• You are awesome for many reasons, Sarah. Today’s count includes reminders about trusting our God and recommendations for great writing. About to pop Winter’s Tales onto my Kindle. :) And YAY for those church bulletins and us literary paper recyclers!

  5. Dad

    The woman at the well. Too busy making ends meet. Too many stories in her life to even track… or share. Who would listen, who would care, who would even ask. She met a stranger there, her adversary, according to the times, a Hebrew. He asked her a small favor, “Water,please.” Her mind set immediately went to tart rhetoric, and verbal challenges. The patient stranger let her ramble, then touched her heart with three small words, “I am He”. She surrendered to the truth and put herself completed in His plan, telling the whole community. Although we do not know the rest of her story, I think it is fair to surmise that all those who heard her call to meet the HaMeshiak Yeshua asked her again and again, over time, to tell that old story in her own simple, real, from the heart words.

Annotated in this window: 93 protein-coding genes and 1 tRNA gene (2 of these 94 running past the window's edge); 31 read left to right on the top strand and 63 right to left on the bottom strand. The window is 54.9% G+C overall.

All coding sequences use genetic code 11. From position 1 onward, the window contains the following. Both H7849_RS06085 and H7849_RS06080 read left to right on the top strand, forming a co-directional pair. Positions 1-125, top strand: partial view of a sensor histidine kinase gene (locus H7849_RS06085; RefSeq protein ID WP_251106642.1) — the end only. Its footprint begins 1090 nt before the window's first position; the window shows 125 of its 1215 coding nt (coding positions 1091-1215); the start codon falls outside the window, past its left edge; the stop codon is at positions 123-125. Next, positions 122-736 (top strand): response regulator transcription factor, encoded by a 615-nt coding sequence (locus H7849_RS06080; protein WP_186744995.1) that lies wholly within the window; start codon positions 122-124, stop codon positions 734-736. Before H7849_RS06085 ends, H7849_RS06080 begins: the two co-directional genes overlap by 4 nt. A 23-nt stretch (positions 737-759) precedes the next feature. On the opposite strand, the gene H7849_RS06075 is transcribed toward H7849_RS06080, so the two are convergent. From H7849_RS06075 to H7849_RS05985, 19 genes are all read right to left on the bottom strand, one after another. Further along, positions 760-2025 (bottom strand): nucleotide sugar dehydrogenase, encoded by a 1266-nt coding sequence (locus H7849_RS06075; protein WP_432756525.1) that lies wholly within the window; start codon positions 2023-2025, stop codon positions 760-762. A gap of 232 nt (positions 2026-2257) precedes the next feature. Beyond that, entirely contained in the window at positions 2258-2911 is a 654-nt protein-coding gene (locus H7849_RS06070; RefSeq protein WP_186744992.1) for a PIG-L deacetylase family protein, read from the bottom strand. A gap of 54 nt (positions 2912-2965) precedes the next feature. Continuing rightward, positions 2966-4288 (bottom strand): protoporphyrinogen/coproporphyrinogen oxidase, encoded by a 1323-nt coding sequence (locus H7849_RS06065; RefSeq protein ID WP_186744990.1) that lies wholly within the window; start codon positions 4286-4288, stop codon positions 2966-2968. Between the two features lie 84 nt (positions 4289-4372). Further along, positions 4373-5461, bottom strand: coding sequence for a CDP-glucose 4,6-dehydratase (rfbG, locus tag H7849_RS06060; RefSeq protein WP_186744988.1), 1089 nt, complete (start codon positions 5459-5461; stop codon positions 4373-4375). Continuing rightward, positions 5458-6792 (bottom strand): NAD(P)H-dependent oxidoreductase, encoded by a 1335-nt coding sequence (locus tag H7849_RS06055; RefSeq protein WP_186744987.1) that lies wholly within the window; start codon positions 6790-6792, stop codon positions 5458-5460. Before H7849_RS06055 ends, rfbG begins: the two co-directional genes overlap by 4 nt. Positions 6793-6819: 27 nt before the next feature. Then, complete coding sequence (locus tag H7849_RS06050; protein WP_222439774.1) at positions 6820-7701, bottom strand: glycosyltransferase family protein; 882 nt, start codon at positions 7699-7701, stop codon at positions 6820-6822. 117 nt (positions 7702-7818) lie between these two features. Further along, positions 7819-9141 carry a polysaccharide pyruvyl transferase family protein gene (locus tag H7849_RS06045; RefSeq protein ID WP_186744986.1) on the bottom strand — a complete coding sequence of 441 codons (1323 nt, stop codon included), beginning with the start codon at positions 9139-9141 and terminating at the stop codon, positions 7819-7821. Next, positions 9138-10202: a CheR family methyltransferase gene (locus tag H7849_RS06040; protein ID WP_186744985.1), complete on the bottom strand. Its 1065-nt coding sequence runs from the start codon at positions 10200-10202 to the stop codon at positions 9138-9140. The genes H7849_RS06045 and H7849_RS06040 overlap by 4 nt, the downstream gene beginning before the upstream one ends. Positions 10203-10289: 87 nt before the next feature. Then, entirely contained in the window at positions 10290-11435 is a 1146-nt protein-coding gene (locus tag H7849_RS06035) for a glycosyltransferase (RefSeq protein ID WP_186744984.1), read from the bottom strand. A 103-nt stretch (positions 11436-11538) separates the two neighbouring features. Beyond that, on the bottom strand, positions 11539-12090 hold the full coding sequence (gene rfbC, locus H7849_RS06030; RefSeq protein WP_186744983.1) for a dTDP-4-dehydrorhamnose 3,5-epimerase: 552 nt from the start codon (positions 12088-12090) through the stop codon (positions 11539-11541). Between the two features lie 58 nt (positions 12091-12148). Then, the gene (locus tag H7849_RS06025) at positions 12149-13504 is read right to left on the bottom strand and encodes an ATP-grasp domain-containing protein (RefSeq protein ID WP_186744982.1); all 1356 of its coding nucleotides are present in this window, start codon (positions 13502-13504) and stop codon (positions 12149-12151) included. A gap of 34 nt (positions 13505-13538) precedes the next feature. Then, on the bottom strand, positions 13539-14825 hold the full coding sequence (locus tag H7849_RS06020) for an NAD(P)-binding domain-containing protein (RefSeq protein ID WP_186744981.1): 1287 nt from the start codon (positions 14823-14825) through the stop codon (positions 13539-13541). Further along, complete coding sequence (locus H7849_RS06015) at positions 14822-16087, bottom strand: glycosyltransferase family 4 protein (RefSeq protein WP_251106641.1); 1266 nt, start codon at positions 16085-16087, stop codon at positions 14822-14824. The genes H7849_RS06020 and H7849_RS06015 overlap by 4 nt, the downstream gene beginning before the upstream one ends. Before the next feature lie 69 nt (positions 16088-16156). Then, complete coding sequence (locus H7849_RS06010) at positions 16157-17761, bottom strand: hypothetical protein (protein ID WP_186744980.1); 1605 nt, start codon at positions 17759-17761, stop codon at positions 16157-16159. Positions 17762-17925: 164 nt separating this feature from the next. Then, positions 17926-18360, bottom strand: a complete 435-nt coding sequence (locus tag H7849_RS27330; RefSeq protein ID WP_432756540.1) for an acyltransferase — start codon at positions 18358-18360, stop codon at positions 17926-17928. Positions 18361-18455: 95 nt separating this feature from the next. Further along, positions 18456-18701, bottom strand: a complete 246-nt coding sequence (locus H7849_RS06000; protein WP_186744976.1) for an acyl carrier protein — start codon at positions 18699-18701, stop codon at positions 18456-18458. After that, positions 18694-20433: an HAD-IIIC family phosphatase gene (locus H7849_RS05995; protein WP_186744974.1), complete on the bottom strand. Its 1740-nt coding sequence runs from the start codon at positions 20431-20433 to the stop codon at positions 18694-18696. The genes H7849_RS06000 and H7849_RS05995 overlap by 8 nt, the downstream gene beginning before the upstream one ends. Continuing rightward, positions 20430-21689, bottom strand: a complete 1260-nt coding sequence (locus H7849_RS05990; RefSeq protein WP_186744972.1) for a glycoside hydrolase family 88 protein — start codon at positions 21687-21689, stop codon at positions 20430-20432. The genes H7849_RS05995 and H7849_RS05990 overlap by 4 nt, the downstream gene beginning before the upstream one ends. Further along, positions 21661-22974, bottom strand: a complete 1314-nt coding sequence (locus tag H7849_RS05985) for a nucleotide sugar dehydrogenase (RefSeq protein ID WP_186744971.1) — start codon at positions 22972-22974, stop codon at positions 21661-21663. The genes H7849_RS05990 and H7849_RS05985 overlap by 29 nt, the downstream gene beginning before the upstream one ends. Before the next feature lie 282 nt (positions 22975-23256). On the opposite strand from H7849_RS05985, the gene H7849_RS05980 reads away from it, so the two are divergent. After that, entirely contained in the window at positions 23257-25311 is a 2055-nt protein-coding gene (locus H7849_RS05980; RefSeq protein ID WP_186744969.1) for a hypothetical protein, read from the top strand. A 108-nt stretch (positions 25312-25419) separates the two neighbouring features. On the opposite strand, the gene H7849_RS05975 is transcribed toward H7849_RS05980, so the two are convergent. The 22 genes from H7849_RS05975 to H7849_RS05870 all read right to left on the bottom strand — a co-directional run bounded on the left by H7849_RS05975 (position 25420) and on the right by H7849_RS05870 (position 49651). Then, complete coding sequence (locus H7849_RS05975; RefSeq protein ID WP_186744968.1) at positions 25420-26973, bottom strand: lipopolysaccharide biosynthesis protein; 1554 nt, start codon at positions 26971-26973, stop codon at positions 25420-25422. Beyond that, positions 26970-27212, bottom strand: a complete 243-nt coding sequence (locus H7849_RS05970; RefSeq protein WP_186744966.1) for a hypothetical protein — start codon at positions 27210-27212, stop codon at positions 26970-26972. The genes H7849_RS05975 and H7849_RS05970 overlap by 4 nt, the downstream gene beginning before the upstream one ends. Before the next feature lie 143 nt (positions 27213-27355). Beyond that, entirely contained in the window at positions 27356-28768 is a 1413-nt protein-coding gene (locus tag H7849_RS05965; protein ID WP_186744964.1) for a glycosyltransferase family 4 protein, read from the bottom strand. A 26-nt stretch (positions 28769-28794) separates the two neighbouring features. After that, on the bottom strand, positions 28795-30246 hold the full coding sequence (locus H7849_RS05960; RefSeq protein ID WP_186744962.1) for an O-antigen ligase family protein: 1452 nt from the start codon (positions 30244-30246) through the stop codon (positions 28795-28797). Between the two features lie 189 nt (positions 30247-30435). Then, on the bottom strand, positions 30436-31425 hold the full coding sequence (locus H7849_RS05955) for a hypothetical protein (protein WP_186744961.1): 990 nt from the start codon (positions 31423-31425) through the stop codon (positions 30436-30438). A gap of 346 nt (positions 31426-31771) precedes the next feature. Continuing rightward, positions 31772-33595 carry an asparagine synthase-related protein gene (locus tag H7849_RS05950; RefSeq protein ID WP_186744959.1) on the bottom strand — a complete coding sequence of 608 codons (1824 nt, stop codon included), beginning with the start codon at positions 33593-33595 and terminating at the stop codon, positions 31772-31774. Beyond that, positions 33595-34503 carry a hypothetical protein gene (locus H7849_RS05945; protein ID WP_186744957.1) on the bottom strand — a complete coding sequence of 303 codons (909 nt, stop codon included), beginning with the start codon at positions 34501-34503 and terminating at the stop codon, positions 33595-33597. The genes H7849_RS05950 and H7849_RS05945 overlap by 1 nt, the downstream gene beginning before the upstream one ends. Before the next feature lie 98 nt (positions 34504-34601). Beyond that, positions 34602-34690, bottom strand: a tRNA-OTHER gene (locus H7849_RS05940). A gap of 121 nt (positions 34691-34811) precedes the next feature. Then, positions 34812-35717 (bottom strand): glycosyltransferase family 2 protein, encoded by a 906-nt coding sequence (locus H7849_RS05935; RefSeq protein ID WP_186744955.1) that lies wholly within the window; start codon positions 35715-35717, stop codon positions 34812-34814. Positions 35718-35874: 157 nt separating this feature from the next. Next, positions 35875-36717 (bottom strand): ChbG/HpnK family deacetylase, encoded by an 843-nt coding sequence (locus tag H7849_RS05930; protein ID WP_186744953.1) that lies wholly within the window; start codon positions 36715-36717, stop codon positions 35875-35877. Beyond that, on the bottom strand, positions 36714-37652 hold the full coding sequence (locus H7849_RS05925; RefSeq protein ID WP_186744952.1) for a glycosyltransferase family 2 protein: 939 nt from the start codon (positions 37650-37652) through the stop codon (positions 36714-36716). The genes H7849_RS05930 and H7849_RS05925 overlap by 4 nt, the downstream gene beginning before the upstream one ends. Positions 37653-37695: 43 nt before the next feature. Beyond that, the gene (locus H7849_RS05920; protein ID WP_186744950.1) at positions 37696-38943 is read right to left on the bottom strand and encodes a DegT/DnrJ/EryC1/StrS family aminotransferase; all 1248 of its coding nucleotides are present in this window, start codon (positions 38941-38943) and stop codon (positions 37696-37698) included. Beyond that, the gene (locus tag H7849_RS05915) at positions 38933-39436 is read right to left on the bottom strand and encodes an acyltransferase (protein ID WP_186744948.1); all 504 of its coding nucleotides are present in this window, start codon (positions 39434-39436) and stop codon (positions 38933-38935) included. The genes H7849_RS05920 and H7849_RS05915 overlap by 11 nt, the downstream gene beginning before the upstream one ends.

Did you hear His voice calling? “Water, please.”… and in your own simple. real, from the heart words, while others intently wait to hear it again, tell your stories.

    Dad

  6. Pingback: Her One Entry | Wee Jots